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National Eating Disorders Expert Offers New Anorexia Treatments at UCSD


March 01, 2007  |  

San Diego treatment program for families only one of its kind in the country

A nationally recognized authority on eating disorders says that an intervention program designed for families of anorexic patients offers promising treatment of a disease that currently results in death in approximately ten percent of all cases.

Walter H. Kaye, M.D., professor of psychiatry at the University of California, San Diego (UCSD) School of Medicine, heads UCSD’s Eating Disorders Program.  Kaye, whose career in the research and treatment of eating disorders spans more than 25 years, recently was recruited to UCSD from the University of Pittsburgh School of Medicine. 

Since his arrival, Kaye has initiated several new programs.  These include an intensive outpatient program for teens and adults with anorexia or bulimia nervosa and a new intervention treatment designed for families of anorexic patients, known as the “Maudsley” approach.

Anorexia is characterized by reduced food intake, the relentless pursuit of weight loss and body image distortion.  Bulimia nervosa, which is a related disorder and often has similar symptoms, is also associated with recurrent binge eating, followed by purging.

“We often hear that societal pressures to be thin cause many young women and men to develop an eating disorder. Many individuals in our culture, for a number of reasons, are concerned with their weight and diet. Yet less than half of one percent of all women develop anorexia nervosa, which indicates to us that societal pressure alone isn’t enough to cause someone to develop this disease,” said Kaye.

Kaye’s research has found that genes play a substantial role in determining who is vulnerable to developing an eating disorder.  Genes contribute to why people develop obsessions or exhibit certain personality traits, such as perfectionism and anxiety.  Such traits are usually present in childhood before an eating disorder develops and seem to put people at risk of developing the disorder.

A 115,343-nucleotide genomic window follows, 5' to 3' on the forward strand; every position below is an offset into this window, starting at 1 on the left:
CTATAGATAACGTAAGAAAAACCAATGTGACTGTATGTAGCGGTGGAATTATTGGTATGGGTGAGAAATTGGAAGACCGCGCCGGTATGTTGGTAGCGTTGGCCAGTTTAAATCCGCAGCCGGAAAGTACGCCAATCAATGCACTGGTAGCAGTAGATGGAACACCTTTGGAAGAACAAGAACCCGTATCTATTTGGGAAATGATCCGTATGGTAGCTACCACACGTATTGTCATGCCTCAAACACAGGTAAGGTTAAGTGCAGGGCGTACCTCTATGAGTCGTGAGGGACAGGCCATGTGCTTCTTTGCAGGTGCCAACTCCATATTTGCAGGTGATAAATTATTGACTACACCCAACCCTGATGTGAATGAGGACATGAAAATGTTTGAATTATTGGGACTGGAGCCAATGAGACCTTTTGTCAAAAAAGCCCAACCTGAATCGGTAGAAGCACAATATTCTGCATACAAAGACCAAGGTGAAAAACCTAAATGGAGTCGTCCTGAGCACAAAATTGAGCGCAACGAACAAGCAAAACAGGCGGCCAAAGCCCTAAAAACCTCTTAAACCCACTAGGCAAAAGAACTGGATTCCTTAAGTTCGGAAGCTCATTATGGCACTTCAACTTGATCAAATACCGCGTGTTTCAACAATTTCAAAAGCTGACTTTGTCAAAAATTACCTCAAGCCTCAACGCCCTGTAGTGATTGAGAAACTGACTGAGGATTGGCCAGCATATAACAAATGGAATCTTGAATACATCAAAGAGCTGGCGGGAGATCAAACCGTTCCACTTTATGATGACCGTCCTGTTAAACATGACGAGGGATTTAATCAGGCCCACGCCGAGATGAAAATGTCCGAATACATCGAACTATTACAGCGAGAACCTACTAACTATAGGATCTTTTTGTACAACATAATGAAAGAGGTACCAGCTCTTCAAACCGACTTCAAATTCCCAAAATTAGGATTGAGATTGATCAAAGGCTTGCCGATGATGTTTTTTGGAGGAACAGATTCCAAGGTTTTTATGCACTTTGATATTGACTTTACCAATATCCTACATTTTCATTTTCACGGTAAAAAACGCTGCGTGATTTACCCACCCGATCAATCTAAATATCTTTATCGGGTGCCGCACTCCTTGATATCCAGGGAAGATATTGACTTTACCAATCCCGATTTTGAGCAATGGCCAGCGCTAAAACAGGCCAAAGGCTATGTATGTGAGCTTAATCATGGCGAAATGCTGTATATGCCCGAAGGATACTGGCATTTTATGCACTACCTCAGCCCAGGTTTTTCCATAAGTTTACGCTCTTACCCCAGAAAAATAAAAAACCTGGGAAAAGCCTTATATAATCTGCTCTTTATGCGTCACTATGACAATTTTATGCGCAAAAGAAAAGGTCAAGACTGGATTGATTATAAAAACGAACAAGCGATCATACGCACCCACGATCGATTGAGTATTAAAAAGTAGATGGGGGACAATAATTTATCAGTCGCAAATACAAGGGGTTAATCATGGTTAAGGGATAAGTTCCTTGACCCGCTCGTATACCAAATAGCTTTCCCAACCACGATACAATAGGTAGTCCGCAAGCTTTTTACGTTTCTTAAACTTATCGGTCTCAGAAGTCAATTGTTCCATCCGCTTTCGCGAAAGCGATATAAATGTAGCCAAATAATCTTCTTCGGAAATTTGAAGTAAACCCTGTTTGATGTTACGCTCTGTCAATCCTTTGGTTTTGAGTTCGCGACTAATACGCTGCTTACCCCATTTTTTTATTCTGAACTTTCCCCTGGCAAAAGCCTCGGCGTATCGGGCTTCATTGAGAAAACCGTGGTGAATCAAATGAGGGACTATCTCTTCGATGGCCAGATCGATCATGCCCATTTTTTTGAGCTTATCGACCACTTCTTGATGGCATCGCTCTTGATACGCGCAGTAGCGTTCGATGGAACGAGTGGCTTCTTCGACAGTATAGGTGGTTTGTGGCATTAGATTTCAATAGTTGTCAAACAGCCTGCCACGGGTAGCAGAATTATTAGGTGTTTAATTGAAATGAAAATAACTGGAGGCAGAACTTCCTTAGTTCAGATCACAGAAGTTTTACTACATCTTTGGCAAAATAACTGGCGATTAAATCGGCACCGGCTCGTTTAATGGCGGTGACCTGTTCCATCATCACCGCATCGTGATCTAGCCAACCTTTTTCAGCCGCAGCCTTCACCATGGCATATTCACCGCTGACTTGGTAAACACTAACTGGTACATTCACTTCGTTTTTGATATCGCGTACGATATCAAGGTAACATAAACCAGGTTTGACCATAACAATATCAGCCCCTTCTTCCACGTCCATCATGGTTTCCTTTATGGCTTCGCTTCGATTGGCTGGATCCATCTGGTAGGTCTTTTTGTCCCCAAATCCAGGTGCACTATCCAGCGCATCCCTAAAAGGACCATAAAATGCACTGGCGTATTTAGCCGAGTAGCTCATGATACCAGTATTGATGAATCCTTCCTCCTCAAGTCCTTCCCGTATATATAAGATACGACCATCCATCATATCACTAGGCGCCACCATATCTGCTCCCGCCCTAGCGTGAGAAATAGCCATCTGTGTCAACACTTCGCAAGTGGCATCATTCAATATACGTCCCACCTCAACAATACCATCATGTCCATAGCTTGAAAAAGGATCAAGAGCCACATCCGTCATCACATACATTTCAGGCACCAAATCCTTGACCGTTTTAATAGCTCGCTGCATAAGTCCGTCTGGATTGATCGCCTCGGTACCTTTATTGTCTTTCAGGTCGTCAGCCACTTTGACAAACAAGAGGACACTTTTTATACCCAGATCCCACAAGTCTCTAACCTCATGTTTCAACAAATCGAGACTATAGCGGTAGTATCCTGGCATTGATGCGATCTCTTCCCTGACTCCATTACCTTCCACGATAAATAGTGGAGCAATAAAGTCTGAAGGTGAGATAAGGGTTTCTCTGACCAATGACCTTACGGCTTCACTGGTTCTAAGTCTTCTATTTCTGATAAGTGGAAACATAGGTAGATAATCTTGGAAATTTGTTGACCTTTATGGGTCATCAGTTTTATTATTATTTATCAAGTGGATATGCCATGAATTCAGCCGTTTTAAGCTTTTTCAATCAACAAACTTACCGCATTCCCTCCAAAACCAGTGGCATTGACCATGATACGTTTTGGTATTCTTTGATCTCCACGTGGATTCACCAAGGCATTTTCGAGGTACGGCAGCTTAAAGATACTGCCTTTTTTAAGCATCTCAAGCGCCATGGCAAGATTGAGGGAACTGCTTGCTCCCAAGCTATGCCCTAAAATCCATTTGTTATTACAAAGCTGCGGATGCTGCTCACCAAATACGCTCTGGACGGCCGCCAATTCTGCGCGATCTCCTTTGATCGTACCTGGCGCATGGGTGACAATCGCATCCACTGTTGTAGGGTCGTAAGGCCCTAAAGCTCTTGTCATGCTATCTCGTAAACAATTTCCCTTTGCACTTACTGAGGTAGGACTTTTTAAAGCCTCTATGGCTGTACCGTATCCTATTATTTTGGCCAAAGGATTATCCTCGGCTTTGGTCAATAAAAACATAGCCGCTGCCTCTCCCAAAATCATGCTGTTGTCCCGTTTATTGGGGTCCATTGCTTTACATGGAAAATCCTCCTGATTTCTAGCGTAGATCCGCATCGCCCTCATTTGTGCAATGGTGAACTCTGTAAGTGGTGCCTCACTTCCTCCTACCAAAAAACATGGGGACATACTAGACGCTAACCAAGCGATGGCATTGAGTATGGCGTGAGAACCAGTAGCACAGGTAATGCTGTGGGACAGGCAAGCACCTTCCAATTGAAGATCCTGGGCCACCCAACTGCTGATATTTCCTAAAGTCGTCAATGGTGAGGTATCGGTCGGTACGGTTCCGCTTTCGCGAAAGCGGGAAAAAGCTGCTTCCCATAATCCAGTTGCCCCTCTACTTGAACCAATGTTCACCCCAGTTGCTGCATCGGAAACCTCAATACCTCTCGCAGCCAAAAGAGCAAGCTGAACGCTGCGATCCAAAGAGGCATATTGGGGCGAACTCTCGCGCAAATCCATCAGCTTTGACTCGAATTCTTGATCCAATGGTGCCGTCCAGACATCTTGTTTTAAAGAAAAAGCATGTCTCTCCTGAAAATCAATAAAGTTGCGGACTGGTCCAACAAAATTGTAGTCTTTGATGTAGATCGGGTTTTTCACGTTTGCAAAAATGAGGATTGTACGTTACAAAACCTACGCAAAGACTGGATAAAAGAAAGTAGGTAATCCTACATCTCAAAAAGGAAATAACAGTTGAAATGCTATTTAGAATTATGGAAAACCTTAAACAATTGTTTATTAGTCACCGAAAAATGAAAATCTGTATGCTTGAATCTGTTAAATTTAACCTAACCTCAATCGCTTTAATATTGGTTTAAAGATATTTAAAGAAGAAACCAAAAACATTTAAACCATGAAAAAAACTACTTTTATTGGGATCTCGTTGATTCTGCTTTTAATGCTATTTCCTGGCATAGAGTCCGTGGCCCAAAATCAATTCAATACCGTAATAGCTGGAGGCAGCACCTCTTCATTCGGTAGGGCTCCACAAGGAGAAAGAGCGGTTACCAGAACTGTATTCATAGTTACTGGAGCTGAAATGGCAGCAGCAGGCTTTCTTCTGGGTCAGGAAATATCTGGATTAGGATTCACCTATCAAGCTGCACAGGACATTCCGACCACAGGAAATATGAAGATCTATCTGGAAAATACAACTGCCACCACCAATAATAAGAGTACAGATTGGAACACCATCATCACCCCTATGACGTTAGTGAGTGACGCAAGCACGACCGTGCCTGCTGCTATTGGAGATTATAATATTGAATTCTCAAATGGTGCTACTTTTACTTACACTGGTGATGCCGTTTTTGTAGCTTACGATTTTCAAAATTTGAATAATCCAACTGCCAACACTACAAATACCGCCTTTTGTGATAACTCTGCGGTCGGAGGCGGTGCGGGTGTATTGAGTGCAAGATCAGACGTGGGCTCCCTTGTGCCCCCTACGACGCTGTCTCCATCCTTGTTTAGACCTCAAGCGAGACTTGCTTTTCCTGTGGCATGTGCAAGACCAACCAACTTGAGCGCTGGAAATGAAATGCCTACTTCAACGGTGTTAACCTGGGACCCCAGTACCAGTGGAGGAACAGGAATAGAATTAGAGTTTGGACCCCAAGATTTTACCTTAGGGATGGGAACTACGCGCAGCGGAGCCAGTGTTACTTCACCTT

“Societal pressure isn’t irrelevant; it may be the environmental trigger that releases a person’s genetic risk,” Kaye added.

UCSD’s eating disorder program offers the latest advances in therapy, based on sound scientific principals and evidence, according to Kaye.  One example is use of the Maudsley therapy.  Rather than blaming parents, Maudsley teaches parents the skills necessary to be able to manage and support a child with anorexia nervosa at home. 

“The family needs to understand that they are not the cause of anorexia, but they are definitely part of the solution,” said Kaye. “Parents learn new limit-setting and negotiation skills.” 

The intensive outpatient program provides individual, group and family therapy scheduled to fit the patients’ needs.  However, many families of anorexic patients live in areas where there are few professionals who have expertise in treatment of the disease, and may live too far from San Diego to attend outpatient therapy.

In order to provide treatment at a reasonable cost to these out-of-town families, the UCSD Eating Disorders program has developed a unique, five-day, intensive family treatment program that is the first of its kind in the country.  During the program, the parents and the adolescent with anorexia nervosa are able to stay in a nearby residential hotel.

The patient is given a comprehensive medical and psychological evaluation, and all family members partake in “anorexia nervosa 101.”   This is an education course, based on the latest scientific studies, that helps help families understand the purpose of symptoms in people with anorexia.  An important component of the program is an intensive introduction to the Maudsley family therapy which can continue after the families return home.

The UCSD team of two psychiatrists, a psychologist, therapists and a dietician meets with the parents and the child, to help facilitate a supportive approach to fight the eating disorder.  The parents are coached on how to take a central role in the child’s recovery.  Together, the family learns to fight the illness, not the patient.

Kaye’s studies using brain imaging have shown that alterations of brain chemistry may be the root cause of anorexia.   For example, such images have shown disturbances in neurotransmitters including dopamine, which is associated with responses to reinforcement and reward, and influences eating behavior, anxiety and over-exercise.  Kaye and his colleagues at UCSD are conducting new brain imaging studies to study risk factors for anorexia and bulimia nervosa.

For patients or their families seeking more information about UCSD’s Intensive Outpatient Program for anorexia and bulimia or the five-day family treatment plan for anorexia that includes stay at a nearby residential hotel, should contact the UCSD Eating Disorders Treatment Center at 858-228-7023 or visit the web site at

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Media Contact:  Debra Kain, 619-543-6163,

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